LilyPad ProtoSnap Plus Activity Guide

Contributors: MikeGrusin, Gella
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6: Buttons and Switches

In the activities thus far, you have been using outputs - components that receive a signal or power from the LilyPad USB Plus and send information (light and sound) to the world. In the next few activities, we will start to receive input from the world using buttons and sensors to affect the LilyPad boards on the ProtoSnap Plus.

LilyPad Boards Used in This Activity

  • LilyPad USB Plus
  • LilyPad Button
  • Yellow LilyPad LEDs
  • Blue LilyPad LEDs
  • LilyPad Slide Switch

Parts Used

What is a Switch?

A switch is type of component that controls current flow in a circuit. The LilyPad Slide Switch is an example of a maintained switch, meaning its state remains the same until changed. The board has a small switch labeled ON/OFF; when the toggle is moved to the ON position, the two sew tabs on the switch are connected, allowing current to flow through and close the circuit. When moved to OFF, parts inside the switch move away from each other and open the circuit (disconnecting it).

What is a Button?

The LilyPad Button Board is a special type of switch called a momentary switch - it is only active when an action is applied. When you press the button in the middle of the board, it connects the two sew tabs and allows current to flow through. When you let go of the button, the connection is opened again, and the button springs back into place.

Learn more about how buttons and switches work and the different types you can use in Switch Basics.

New Concepts Introduced in This Activity

Digital Input

Just as digital outputs have two states, ON or OFF (HIGH or LOW in code), digital inputs also have two states. We’ll use a special function called digitalRead() to check if the button has been pressed or if the switch has been flipped when attached to a sew tab on the LilyPad USB Plus.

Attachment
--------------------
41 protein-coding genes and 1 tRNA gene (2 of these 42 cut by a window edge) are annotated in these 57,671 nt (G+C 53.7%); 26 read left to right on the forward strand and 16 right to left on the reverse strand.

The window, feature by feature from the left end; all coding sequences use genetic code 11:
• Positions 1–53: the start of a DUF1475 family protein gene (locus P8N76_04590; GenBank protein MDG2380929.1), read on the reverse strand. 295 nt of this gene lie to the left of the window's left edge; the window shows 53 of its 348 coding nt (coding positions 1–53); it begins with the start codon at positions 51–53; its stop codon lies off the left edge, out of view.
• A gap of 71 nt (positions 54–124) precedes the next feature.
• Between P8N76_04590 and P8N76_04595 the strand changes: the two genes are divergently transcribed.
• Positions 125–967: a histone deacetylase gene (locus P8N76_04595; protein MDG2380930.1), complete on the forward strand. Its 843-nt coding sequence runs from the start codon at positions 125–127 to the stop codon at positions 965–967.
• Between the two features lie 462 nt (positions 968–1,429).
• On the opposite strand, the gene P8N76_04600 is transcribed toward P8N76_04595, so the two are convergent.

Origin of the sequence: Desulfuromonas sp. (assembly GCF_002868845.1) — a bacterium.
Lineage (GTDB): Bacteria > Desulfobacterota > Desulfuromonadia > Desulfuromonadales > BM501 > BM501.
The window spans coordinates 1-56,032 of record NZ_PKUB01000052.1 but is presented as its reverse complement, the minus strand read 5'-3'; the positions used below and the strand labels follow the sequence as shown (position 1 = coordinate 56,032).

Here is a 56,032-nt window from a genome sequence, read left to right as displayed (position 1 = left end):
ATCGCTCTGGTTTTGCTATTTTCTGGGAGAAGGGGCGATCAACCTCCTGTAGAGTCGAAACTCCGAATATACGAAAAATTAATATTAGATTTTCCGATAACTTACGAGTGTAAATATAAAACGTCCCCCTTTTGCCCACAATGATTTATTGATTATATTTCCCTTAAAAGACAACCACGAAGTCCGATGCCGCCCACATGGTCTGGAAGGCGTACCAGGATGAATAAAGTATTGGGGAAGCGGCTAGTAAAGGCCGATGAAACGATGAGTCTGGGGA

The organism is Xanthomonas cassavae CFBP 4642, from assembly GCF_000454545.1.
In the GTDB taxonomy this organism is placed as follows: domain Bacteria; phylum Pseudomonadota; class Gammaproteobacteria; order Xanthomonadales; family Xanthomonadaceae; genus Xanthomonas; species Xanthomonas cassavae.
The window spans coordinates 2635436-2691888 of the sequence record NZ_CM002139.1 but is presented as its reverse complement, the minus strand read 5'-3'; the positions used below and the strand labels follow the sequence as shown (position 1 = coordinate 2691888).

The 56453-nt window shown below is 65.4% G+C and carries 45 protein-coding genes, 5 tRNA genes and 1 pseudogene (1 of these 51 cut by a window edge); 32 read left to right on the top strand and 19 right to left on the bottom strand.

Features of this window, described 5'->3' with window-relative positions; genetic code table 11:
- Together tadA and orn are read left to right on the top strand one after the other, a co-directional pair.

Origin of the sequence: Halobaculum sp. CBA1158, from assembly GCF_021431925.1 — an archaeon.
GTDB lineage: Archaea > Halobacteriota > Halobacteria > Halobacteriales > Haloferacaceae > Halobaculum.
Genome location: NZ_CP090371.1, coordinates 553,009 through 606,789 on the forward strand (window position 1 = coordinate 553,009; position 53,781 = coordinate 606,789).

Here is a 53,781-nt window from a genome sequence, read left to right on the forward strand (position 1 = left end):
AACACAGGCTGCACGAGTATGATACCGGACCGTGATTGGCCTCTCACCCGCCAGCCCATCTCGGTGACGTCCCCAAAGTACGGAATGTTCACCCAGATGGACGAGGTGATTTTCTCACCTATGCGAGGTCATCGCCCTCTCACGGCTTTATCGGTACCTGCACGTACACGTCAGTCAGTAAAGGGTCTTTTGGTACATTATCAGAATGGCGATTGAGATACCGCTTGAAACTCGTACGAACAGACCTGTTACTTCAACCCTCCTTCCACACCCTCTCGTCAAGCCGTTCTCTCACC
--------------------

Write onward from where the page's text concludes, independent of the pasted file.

Internal Pull-up Resistors

A pull-up resistor is a small circuit that holds the voltage HIGH (3.3V) on a pin until a button is pressed, pulling the voltage LOW (0V). The most common place you will see a pull-up resistor is when working with buttons. A pull-up resistor keeps the button in one state until it is pressed. The LilyPad USB Plus has built-in pull-up resistors, which we will use in code.

Variables for State Change

In Fading LEDs, the for() loop set a variable that was changed during the program. In this activity, you’ll read the state of a button or switch to a variable to hold its state for later use in your program.

If Statements

In the Fading LEDs example, we explored a specialized function, the for() loop. In this activity, we’ll use another function called an If Statement that will check if a state is true or false. Then we will make decisions based on the reading it receives. If/else functions are a way to start adding behavior based on input in your code, whereas the for() loop example created some automation. As you learn more specialized functions in Arduino (or write your own), your programs will become more complex and able to execute more complicated commands and interactions.

Example Code

To open the code, go to:

File > Examples > LilyPadProtoSnapPlus > LPP_06_Button

You can also copy and paste the following code into the Arduino IDE. Hit upload, and see what happens!

LilyPad ProtoSnap Plus Activity 6: Buttons and Switches
SparkFun Electronics

Explore digital input and program flow control using the button and switch

Follow the tutorial at:

This code is released under the MIT License (


// Create integer variables for the pins we'll be using

int buttonPin = A4;
int switchPin = A9;

int buttonLED = A5;
int switchLED = A8;

void setup()
  // Initialize the button and switch pins as inputs with pullups.
  // Pullups keep the inputs from "floating" when a switch or button is open / unpressed.

  pinMode(buttonPin, INPUT_PULLUP);
  pinMode(switchPin, INPUT_PULLUP);

  // Initialize the LED pins as outputs:

  pinMode(buttonLED, OUTPUT);
  pinMode(switchLED, OUTPUT);

void loop()
  // This code will read the positions of the button and switch,
  // then use the "if" command to make LEDs follow these states.